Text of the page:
Earlier this month, the EPA and Army announced opportunities for the public to provide their experiences and views to help revise the definition of the Waters of the United States (WOTUS) rule. Through the end of this month, the EPA will be holding public meetings for interested stakeholders and will be accepting written recommendations through Sept. 3. Through this interactive process, the agency hopes to create a revised definition of WOTUS that reflects the experiences of all communities.
This month also brought newly proposed greenhouse gas (GHG) emissions standards for passenger cars and light trucks. These new standards would help set the course towards long-term reductions of GHG and other harmful pollutant emissions from highway transportation.
Other compliance news to keep an eye on:
Ask an Expert: Environmental planning and permitting
Environmental planning and permitting (EPP) is more than considering protected species and habitats or simply checking off the box for a permit. In this month’s feature, BC subject matter expert Aylin Lewallen discusses how a strategic approach to EPP can reduce unwanted surprises and benefit the overall project. Read “Ask an Expert”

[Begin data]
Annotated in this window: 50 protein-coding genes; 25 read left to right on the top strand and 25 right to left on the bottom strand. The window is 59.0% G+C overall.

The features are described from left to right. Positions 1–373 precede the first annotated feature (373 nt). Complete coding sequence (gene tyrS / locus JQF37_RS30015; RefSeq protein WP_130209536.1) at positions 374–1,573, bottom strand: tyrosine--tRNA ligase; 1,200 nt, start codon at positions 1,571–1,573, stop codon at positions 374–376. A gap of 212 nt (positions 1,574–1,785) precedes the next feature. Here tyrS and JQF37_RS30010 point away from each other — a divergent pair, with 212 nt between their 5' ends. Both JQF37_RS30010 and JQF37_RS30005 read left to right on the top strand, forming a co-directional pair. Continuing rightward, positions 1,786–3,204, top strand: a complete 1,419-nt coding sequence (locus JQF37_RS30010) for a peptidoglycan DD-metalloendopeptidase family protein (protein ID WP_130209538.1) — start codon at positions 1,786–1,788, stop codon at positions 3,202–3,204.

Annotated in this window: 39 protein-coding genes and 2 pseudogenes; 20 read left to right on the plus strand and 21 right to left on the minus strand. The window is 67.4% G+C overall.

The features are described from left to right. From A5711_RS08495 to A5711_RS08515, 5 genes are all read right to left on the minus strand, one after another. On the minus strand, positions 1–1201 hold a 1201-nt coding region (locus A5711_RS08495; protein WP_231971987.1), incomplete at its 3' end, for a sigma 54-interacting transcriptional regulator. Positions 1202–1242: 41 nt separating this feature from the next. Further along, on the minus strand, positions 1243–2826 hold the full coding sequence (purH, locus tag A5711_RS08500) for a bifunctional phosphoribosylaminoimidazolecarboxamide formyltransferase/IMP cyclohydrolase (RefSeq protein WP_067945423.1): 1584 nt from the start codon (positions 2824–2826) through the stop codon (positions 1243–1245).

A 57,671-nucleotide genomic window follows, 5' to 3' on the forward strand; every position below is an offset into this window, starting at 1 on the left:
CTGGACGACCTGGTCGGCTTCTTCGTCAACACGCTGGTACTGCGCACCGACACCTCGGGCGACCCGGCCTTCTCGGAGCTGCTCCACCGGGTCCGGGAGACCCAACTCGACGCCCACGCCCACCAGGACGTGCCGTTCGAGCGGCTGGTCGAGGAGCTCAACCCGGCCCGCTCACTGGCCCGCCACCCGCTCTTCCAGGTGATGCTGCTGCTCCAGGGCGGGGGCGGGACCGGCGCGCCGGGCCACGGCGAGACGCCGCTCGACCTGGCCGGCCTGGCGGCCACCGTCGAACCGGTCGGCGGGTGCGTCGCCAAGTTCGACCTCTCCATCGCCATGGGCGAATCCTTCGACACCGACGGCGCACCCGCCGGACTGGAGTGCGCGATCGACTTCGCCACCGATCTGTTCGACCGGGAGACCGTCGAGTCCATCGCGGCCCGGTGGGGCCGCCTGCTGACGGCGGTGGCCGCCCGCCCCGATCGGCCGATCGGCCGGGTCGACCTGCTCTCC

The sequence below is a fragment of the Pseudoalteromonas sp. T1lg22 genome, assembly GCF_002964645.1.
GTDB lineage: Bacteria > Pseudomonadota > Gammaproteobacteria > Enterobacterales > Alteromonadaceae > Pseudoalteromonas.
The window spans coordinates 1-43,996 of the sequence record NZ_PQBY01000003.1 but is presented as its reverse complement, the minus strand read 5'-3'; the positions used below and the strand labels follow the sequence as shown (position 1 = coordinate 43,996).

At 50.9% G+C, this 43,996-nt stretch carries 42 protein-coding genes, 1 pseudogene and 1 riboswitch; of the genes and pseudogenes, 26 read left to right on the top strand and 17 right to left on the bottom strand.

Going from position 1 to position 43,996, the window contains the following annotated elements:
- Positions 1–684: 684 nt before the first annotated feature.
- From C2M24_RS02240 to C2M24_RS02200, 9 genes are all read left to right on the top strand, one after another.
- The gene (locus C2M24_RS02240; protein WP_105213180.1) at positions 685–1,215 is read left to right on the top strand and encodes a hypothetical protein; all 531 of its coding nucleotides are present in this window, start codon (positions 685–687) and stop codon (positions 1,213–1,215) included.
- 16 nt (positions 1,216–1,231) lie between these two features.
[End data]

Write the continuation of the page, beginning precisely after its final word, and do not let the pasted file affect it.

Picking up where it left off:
NPDES compliance in the spotlight
In an effort to help the EPA reach its goal of reducing by half National Pollutant Discharge Elimination System (NPDES) noncompliance by the end of fiscal year 2022, the Government Accountability Office recently provided recommendations that would help better assess and disclose the quality of NPDES compliance and enforcement data. The EPA also initiated its Smart Sectors Program to collaborate with industry sectors and develop creative solutions.
PFAS persistent topic among potential regulations
EPA’s latest list of 66 drinking water contaminants considered for potential regulations includes PFAS, which are identified as agency priorities and contaminants of concern for drinking water. This action is in keeping with the agency’s commitment to better understand and ultimately reduce the potential risks caused by PFAS. The agency is seeking comments on the draft list and process used to select the contaminants.